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CHENNAI: Hidden under the clamor for booster doses of coronavirus vaccines is a health issue that women have raised across the world: significant changes in their menstrual cycles after taking the vaccine. With a few international organizations only now launching research on the subject, affected women have received little reassurance or support from the medical fraternity.

TNIE spoke to 25 women in the 20-30 age group across India. Fifteen of them said they experienced changes in their menstrual cycles after taking the vaccine.

While the nine women who received Covishield reported heavy flow, terrible pain, and delayed cycles, the six women who took Covaxin reported prolonged periods.

While gynecologists interviewed by TNIE in Chennai dismissed these concerns, internationally there has been a call for more research, with an editorial in the British Medical Journal in September demanding that the phenomenon be investigated.

Illustration: soumyadip sinha

It would be a relief for Monica Sethiya (24) who was puzzled to have her period delayed after receiving the first dose of Covaxin.

“After the second dose, my period was 47 days late,” she said, adding that her period usually follows a 28-day cycle.

Likewise, Rekha *, whose cycle typically lasts 30 days, had her period delayed by more than 45 days for two consecutive cycles after taking Covishield.

Nandini *, who took Covaxin, had a very different experience.

“I was diagnosed with PCOS and haven’t had a period since 2019. I have had all kinds of treatments but to no avail. After receiving the two doses of Covaxin in July, I had my period but the bleeding lasted for about a week and the pain was unbearable. It has been two months now and my period has not returned.

Of 15 women who experienced changes in their cycle, seven said their periods returned to normal after two cycles while the rest saw gynecologists with unfortunate results, in some cases.

For example, Nichaela Shammah (23), who had very regular cycles, was diagnosed with PCOS when she informed the gynecologist about the changes after receiving the vaccine.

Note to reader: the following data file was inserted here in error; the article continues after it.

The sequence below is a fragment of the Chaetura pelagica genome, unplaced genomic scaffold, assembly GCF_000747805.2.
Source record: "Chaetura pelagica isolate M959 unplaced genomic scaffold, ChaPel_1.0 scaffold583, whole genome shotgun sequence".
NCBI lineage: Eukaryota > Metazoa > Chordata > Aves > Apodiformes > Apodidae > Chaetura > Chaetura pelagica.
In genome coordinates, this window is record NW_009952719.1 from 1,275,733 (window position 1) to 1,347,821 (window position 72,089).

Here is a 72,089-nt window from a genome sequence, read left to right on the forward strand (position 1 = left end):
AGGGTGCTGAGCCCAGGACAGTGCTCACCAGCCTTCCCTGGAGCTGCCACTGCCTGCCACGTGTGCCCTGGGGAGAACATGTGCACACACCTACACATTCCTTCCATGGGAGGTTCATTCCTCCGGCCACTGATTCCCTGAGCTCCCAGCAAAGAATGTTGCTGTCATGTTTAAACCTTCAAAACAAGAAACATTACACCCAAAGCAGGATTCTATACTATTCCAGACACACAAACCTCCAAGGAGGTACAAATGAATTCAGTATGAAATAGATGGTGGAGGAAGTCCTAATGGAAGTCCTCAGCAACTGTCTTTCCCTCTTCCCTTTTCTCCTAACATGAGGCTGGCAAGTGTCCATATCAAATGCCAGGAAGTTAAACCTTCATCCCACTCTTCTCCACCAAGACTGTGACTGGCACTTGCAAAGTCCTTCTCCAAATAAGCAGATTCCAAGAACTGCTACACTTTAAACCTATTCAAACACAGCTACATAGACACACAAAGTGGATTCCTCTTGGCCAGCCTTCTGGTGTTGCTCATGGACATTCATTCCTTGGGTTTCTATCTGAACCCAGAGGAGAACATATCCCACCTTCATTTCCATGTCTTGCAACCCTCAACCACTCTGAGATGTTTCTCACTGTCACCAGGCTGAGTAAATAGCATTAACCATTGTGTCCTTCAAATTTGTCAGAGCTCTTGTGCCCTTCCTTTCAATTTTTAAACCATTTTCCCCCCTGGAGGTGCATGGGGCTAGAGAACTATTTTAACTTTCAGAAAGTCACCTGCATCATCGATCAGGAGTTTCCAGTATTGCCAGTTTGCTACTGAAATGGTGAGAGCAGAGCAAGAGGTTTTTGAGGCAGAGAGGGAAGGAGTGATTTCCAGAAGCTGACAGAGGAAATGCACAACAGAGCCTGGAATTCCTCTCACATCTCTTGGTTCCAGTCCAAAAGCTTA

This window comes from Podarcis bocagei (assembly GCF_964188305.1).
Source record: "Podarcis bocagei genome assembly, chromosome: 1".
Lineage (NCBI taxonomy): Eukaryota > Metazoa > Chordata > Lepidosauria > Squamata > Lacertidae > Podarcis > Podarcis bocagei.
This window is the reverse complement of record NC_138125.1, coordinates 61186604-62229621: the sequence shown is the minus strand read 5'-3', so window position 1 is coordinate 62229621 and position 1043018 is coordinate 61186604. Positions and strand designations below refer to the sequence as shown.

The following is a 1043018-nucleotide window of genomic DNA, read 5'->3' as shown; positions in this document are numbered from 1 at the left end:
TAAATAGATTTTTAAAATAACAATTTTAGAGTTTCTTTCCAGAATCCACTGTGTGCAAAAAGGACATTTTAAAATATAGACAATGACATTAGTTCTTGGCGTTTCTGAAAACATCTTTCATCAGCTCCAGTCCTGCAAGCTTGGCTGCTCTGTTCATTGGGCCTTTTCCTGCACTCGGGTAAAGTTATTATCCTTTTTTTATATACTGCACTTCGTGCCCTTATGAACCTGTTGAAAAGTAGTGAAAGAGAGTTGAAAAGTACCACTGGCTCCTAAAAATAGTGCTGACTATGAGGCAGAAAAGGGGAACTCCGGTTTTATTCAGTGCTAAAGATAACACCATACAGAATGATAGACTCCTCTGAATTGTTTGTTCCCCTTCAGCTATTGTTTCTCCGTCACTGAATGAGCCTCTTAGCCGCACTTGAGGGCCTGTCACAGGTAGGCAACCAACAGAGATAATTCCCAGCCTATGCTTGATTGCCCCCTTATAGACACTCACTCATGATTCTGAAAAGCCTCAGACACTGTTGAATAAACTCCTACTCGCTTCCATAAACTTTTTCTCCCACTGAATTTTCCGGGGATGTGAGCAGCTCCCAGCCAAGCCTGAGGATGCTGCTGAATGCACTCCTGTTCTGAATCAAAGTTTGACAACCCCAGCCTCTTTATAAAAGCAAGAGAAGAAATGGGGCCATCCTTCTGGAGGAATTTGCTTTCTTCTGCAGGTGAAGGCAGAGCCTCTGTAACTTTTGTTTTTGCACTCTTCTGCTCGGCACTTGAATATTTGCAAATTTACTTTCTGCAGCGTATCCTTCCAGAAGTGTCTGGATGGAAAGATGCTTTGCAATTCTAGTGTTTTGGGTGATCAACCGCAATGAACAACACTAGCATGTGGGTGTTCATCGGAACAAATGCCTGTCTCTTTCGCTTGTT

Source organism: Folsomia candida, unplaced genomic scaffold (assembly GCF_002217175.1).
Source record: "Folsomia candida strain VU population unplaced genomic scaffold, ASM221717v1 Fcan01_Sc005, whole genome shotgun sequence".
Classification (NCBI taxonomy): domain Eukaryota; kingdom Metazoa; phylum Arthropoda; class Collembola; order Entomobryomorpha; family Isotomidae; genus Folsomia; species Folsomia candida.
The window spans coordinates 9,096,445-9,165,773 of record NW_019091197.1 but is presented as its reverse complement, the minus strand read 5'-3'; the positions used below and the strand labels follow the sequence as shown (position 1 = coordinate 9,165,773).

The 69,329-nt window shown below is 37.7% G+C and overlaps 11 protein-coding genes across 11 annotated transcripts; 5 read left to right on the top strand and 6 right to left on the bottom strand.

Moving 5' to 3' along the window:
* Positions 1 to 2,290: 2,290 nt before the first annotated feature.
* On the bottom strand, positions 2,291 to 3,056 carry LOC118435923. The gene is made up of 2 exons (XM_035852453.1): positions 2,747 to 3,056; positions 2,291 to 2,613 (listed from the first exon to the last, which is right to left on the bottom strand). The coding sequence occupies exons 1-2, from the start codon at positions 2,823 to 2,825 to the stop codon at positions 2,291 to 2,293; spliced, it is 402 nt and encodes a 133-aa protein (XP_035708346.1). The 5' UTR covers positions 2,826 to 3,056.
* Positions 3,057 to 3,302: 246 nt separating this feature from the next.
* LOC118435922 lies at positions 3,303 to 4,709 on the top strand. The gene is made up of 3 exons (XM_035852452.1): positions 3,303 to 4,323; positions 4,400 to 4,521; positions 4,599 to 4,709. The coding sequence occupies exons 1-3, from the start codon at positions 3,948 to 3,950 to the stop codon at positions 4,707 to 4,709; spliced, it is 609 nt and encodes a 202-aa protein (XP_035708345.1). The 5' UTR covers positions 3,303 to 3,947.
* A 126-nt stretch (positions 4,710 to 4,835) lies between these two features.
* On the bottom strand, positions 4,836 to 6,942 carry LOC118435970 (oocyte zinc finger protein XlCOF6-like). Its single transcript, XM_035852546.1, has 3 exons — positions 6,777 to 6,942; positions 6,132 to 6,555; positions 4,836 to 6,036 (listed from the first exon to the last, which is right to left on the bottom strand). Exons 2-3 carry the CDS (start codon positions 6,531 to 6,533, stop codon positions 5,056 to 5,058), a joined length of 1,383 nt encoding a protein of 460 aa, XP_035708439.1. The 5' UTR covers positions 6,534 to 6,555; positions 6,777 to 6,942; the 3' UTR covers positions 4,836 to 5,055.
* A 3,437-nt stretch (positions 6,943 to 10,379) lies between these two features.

“The doctor denied any connection to the vaccine and instead prescribed oral contraceptives and exercise for PCOS,” she said.

Rekha also raised her concerns with a gynecologist, but referred them.

“The gynecologist has denied any connection to the vaccine, possibly to avoid contributing to reluctance to the vaccine. But I would have felt better if they had given me all the information so that I could be better prepared.

Yet the Indian government has recorded at least some of these problems.

A monthly Serious Adverse Events After Vaccination (AEFI) report from the National AEFI Committee dated September 14 lists the case of a 22-year-old woman hospitalized with a delayed menstrual cycle after taking Covaxin, calling it “coincident” event. .

TNIE has found doctors in Chennai inclined to categorically deny any connection to vaccines.

“I’m surprised people are going through these changes. This is the first time I’ve heard of this, ”said Dr S Vijaya, director of the Institute of Obstetrics and Gynecology.

Kauvery Hospital’s senior family doctor, Dr Kavitha Sundaravadanam, said: “There is no evidence to be based on and no known side effects like this either.”

She attributed the changes to mental stress from the pandemic and the “bad way of life,” adding that with more patients getting regular check-ups, these changes were noticeable.

The Deputy Director of ICMR, National Institute of Epidemiology, Dr Prabhdeep Kaur also said she was not aware of such cases and added that these aspects are being explored in clinical trials.

However, she said, if a large number of women report this, a systemic investigation can be conducted.

In late August, the US National Institutes of Health did just that, granting $ 1.67 million to researchers to study potential links between Covid-19 vaccines and menstrual changes.

As Dr Victoria Male said in the BMJ editorial, “An important lesson is that the effects of medical interventions on menstruation should not be an afterthought in future research.”

american study

Researchers from several universities, including Boston University, Harvard Medical School and Johns Hopkins University, have been asked to study potential links between Covid vaccines and menstrual changes.

* Name changed